New cardinals? They'll be more of the same

Pope Francis walks in procession with new cardinals during a consistory in St. Peter's Basilica at the Vatican Oct. 5, 2019. (CNS/Vatican Media)

Pope Francis walks in procession with new cardinals during a consistory in St. Peter's Basilica at the Vatican Oct. 5, 2019. (CNS/Vatican Media)

by Phyllis Zagano

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The good news is 15 new cardinals seem to be on the Roman horizon. The bad news is they are all men. Yes, Francis will choose from the peripheries. Yes, he will most probably select the usual suspects — the archbishops of Washington, D.C., and Paris, for example. But a mix of major sees, elderly theologians and surprise picks is probably the best he can do right now.

Don't expect a woman's name to be on the list.

The 1917 Code of Canon Law decreed cardinals — advisers to the pope and electors of his successor — must be "at least" priests. The 1983 code added they "must receive episcopal ordination" if not already bishops (Canon 351.1).

Not every cardinal-designate is already a bishop — Jesuit Cardinal Michael Czerny is a recent exception — but usually only elderly priest theologians join the college of cardinals. Usually more than 80 years old, they are not invited to papal conclaves.

It does not have to be that way. To begin with, there are three ranks of cardinal: cardinal-deacon, cardinal-priest, cardinal-bishop. Theoretically, at least, a deacon or even a lay man (or woman?) can be named cardinal. The last cardinal-deacon who never became a priest or bishop, Teodolfo Mertel, was a layman when named. Pope Pius IX ordained him a deacon two months after naming him a cardinal. Mertel died in 1899. In 1917, Pope Benedict XV changed the rules, but they can be waived.

Even so, while the Holy Father's closest advisers, the six (down from nine) members of the Council of Cardinals could likely use a boost in membership to replace the three whom he removed — Australian George Pell, Chilean Francisco Javier Errázuriz Ossa, and Laurent Monsengwo Pasinya of the Democratic Republic of Congo — don't expect a deacon's voice at the table. And for sure don't expect a woman.

While the coming realignment of the Curia may bring job openings for women, it is unlikely a new dicastery head who happens to be female would be named cardinal. If they survive the changes, a few curial offices — the Congregations for Catholic Education and Causes of the Saints, as well as the Pontifical Council for Culture for example — do not need to be headed by priests or bishops. Now run by cardinals whose terms of service or retirement ages are past due, these could be headed by women.

What difference does it make? Cardinal Cristóbal López of Rabat, Morocco, said not long ago that membership in the College of Cardinals does not amount to much and offered to trade away his status.

"I give my cardinal's zucchetto, my cardinal's ring and my red cassock to the woman who wants to wear them because this gives her an illusion," he said, as two other cardinals, Juan José Omella of Barcelona, Spain, and Pedro Barreto of Huancayo, Peru, smiled in agreement.

Lopez's argument: Being a cardinal will not help women. "It won't add anything to who they are. If they want to be fulfilled, it's enough with them being women and being Christian."

Same old, same old.

The fact of the matter is, if you are not at the table, you are not part of the discussion. And even if you are at the table, rank has its privileges. A cardinal is a cardinal and there is a certain gravitas to his words and acts. Witness the followings of anti-Francis Cardinals Raymond Burke and Gerhard Müller.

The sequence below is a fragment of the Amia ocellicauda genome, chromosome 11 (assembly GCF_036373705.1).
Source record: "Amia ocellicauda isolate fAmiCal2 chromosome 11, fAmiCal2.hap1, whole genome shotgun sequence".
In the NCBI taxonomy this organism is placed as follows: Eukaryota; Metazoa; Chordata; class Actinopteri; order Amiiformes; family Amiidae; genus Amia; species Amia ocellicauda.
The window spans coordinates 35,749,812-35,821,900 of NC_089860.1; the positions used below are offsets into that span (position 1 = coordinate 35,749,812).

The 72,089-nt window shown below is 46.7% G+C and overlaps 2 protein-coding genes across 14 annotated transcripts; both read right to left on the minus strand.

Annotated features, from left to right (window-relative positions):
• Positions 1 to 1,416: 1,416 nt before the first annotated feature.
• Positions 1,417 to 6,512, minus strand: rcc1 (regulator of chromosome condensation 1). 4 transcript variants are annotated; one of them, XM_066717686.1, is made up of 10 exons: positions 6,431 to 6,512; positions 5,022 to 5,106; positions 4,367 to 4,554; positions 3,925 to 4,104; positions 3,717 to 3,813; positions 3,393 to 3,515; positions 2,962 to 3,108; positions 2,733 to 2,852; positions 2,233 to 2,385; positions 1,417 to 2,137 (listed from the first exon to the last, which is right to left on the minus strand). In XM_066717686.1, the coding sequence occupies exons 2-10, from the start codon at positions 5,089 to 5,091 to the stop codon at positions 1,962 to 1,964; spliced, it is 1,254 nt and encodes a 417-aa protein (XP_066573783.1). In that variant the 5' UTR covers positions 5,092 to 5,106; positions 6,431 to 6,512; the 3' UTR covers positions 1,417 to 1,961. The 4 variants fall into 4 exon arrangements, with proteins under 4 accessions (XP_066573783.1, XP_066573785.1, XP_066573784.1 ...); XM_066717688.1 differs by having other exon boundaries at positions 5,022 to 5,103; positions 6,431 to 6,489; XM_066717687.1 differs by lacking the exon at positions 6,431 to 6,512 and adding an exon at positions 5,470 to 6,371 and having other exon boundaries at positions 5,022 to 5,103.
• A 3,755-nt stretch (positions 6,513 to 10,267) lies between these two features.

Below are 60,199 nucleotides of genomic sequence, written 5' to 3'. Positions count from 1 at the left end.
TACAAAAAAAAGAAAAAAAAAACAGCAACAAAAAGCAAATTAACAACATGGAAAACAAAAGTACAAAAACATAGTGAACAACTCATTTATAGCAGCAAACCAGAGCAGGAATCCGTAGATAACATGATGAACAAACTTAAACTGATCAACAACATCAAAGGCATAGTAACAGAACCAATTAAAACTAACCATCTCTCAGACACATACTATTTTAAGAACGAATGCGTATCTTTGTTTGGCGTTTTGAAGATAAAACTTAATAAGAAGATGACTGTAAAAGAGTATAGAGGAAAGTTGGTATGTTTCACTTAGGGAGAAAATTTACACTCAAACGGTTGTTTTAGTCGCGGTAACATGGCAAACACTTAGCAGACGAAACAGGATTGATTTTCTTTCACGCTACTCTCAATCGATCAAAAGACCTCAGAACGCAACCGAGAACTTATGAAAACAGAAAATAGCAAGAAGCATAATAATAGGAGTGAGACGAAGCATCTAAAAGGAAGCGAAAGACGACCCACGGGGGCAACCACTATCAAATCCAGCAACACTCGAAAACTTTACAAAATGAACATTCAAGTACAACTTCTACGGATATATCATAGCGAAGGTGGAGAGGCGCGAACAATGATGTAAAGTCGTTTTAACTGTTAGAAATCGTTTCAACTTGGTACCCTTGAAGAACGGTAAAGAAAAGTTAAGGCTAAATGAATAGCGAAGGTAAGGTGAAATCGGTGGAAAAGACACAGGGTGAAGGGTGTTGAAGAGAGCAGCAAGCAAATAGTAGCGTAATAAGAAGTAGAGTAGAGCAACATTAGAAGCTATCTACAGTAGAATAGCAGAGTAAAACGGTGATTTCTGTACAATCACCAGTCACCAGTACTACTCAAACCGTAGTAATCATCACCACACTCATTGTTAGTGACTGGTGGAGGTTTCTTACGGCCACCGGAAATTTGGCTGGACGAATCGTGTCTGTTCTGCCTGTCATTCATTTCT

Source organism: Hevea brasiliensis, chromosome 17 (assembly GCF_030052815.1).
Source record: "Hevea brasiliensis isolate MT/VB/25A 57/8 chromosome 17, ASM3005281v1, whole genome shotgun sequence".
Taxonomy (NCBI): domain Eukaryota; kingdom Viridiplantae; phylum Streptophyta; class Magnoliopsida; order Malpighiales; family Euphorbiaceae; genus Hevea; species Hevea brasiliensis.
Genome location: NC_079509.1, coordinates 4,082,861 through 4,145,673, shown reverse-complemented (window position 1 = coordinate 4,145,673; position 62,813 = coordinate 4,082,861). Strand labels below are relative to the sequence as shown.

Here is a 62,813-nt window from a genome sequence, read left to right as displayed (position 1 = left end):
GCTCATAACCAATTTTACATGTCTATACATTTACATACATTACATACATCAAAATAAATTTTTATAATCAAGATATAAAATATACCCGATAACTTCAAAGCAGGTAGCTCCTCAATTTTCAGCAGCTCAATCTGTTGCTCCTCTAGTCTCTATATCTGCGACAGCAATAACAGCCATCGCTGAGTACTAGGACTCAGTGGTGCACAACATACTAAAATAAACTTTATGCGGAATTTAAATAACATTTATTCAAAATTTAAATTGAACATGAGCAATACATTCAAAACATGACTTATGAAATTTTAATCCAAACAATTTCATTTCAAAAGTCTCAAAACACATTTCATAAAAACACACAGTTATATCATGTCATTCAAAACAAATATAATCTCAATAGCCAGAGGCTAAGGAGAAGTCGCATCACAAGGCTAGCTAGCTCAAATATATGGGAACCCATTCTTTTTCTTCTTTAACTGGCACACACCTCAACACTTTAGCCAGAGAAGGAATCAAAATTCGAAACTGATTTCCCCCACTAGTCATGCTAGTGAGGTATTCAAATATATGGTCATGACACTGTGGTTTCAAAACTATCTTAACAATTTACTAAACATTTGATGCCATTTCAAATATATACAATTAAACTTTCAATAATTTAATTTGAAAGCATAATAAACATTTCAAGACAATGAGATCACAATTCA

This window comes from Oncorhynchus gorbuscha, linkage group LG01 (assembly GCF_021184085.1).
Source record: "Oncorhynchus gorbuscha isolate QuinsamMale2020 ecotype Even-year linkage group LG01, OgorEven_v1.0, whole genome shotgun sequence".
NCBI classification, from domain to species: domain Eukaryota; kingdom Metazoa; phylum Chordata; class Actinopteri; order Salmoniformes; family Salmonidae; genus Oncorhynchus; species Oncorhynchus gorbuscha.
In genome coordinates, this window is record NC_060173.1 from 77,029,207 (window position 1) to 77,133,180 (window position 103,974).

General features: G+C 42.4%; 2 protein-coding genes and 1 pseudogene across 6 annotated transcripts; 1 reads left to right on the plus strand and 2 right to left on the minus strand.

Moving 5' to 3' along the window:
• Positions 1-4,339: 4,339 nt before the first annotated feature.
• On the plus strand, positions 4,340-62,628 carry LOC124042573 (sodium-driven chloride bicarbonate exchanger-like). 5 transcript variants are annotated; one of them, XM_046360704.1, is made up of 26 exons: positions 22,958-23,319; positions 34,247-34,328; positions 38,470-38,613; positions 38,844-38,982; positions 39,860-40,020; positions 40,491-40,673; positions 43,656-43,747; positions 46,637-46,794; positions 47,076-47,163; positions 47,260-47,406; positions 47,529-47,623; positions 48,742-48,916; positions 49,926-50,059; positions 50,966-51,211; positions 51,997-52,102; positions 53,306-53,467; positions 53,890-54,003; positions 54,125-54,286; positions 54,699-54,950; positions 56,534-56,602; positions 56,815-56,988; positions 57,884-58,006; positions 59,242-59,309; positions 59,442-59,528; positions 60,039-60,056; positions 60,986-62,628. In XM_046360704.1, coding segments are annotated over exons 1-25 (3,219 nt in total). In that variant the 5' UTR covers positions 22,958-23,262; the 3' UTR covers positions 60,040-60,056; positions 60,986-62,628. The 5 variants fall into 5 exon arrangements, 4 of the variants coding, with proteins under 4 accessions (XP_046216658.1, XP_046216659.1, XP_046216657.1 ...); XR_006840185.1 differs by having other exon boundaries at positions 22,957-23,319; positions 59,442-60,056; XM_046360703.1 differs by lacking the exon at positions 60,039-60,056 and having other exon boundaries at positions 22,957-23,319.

The problem of choosing cardinals only from among bishops and priests is that the church is simply not represented by the choices, either really or symbolically. The problem of having all curial offices headed by men is the same. If the church and especially the pope depend on the voice of the Spirit for discernment, everyone needs to have a voice.

This is not to say that everyone can or should have an equal voice, but rather that more people must have the opportunity to have their points put forward for discussion. The "more people" at the bottom of the discussion tree are women, even the women who keep the church afloat.

The call for women in leadership is the call for synodality partly demonstrated by the October 2019 synod for the pan-Amazon region. Synodality means talking — and listening — to others. It does not mean making decisions in a curial echo chamber.

Even Francis' call for more lay leadership in Querida Amazonia has met with some curial pushback.

No matter if he wants to change some things now, Francis is likely to be stymied by the law. And it seems even in this pontificate law can trump prophecy.

[Phyllis Zagano is senior research associate-in-residence at Hofstra University in Hempstead, New York. She will speak at the Oct. 3 online Voice of the Faithful Conference: Visions of a Just Church.Her most recent book is Women: Icons of Christ and her other books include Women Deacons: Past, Present, Future (in Spanish as Mujeres Diaconos: Pasado, Presente, Futuro), published in France and Canada as Des femmes diacres and in Portugal as Mulheres diáconos: Passado, presente, futuro. Study Guides for these books are available for free download at]

Editor's note: We can send you an email alert every time Phyllis Zagano's column, Just Catholic, is posted. Click here to sign up for email alerts.

A version of this story appeared in the Aug 21-Sept 3, 2020 print issue under the headline: New cardinals? They'll be more of the same.

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